An example of nonplus is being told to turn right on Fifth Street while approaching the intersection where North Fifth Street is to the left and South Fifth Street is to the right.
Origin of nonplusClassical Latin non, not + plus, more: see plus
transitive verbnon·plussed, non·plus·sing, non·plus·ses also non·plused or non·plus·ing or non·plus·es
- To put at a loss as to what to think, say, or do; bewilder.
- Usage Problem To cause to feel indifferent or bored.
Origin of nonplusFrom Latin n&omacron;n pl&umacron;s, no more : n&omacron;n, not; see non– + pl&umacron;s, more; see pel&schwa;-1 in Indo-European roots. Usage Note: The verb nonplus, from the Latin phrase n&omacron;n pl&umacron;s, “not more,” is well established with the meaning “to surprise and bewilder.” The verb and its participial adjective nonplussed often imply that the affected person is at a loss for words. This use of the word was acceptable to 84 percent of the Usage Panel in our 2001 survey in the sentence The scientists were completely nonplussed—the apparatus had not acted at all as they had expected. • However, the word is frequently used to mean “to make indifferent, bore,” as if the plus part of the word meant “to overcome with excitement.” English speakers may have interpreted the silence implied by nonplussed as evidence that the people being referred to are so unimpressed that they have nothing to say. This usage is still controversial and should probably be avoided, since it may well be viewed as a mistake. In our 2001 survey, 61 percent of the Panel rejected the sentence The nine panelists showed little emotion during the broadcast and were generally nonplussed by the outcome..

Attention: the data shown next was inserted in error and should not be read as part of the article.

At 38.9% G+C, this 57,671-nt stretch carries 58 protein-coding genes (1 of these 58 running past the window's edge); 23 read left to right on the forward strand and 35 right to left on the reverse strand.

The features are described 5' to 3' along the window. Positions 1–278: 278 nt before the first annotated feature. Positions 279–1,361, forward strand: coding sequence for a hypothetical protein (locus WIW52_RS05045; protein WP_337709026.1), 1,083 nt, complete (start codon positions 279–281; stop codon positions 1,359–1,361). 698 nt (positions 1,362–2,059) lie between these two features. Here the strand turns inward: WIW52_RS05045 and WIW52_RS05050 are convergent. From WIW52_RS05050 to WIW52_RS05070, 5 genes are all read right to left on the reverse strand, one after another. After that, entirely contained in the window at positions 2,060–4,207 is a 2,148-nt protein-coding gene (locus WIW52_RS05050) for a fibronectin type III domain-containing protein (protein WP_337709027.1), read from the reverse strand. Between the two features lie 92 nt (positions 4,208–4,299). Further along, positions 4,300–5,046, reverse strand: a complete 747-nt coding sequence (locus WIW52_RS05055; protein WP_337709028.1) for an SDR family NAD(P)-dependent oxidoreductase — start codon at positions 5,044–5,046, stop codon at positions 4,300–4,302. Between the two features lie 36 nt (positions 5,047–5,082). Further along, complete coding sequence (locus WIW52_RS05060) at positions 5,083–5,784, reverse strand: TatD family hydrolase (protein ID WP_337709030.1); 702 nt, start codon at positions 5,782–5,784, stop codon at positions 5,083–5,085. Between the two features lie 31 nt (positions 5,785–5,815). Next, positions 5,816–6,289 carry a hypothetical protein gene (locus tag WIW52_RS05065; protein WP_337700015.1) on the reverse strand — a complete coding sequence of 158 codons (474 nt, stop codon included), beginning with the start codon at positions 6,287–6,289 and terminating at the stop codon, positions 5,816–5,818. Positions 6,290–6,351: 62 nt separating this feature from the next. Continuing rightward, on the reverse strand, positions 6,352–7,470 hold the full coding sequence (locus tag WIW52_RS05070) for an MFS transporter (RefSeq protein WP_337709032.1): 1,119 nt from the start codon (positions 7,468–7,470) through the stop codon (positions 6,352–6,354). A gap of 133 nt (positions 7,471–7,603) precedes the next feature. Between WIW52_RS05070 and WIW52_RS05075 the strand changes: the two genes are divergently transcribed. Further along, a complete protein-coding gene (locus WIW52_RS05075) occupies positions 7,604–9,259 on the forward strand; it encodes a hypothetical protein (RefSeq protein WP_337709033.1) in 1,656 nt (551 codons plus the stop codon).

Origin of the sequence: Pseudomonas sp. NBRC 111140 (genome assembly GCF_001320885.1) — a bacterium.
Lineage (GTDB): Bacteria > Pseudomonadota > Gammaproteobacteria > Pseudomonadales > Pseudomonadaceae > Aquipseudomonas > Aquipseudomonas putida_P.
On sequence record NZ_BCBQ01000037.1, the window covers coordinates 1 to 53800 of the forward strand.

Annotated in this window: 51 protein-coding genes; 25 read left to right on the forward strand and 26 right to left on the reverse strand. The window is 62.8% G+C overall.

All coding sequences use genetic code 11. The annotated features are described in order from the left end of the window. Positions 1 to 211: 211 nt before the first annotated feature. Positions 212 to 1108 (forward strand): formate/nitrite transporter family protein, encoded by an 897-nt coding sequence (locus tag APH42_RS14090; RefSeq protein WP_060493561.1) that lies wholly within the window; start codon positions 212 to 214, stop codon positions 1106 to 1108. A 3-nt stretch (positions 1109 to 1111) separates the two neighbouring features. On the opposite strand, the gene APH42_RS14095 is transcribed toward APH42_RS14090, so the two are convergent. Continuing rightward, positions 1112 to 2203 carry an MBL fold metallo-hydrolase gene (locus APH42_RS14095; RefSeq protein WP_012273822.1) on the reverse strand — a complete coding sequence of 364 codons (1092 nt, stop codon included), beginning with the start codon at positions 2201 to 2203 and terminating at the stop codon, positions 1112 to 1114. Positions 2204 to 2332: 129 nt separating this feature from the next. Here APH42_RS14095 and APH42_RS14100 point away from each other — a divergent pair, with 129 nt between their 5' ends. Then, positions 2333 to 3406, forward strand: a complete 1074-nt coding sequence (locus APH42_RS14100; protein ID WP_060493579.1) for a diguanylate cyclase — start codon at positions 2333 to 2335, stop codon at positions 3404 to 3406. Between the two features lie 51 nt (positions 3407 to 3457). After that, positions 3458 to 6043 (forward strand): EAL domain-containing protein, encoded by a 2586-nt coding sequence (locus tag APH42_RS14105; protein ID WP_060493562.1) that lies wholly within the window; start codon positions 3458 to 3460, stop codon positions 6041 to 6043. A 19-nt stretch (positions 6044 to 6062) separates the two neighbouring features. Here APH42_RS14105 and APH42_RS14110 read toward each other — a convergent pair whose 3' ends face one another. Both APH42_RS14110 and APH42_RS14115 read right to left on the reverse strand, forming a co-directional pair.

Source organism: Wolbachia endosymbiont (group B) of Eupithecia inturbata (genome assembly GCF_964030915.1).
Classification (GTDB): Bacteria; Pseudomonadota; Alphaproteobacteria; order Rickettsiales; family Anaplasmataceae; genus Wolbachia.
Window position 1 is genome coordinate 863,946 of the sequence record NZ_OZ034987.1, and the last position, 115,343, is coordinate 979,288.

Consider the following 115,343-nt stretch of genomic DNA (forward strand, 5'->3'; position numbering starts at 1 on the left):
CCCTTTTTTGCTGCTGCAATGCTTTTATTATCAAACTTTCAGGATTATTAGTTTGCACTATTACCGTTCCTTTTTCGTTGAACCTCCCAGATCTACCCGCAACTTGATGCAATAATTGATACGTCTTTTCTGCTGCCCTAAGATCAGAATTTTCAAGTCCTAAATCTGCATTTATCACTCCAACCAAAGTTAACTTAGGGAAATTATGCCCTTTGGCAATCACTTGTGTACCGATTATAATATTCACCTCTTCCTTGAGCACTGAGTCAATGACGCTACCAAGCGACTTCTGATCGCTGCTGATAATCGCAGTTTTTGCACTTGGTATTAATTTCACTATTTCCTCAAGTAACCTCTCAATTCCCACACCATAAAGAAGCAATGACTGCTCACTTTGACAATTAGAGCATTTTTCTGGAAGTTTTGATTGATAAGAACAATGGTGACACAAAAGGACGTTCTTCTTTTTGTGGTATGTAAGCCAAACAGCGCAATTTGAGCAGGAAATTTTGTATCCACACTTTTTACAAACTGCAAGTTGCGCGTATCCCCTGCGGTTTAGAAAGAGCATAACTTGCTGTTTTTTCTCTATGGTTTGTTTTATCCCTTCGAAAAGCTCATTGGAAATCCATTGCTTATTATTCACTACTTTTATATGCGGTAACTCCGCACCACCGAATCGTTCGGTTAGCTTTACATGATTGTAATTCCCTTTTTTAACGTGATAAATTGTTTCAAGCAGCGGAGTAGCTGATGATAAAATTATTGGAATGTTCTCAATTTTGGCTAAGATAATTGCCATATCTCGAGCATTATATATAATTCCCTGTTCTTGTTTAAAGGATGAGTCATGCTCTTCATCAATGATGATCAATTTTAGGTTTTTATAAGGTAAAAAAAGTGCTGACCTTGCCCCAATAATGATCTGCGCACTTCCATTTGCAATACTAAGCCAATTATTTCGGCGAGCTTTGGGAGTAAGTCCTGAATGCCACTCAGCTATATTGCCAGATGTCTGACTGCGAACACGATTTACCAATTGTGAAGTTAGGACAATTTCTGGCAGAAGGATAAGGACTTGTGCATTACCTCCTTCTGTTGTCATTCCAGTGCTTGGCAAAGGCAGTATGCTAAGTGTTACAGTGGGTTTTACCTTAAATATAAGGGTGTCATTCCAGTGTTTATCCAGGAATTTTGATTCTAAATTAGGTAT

(third-person singular simple present nonplusses, present participle nonplussing, simple past and past participle nonplussed)
From Latin nÅn plÅ«s (“no more, no further")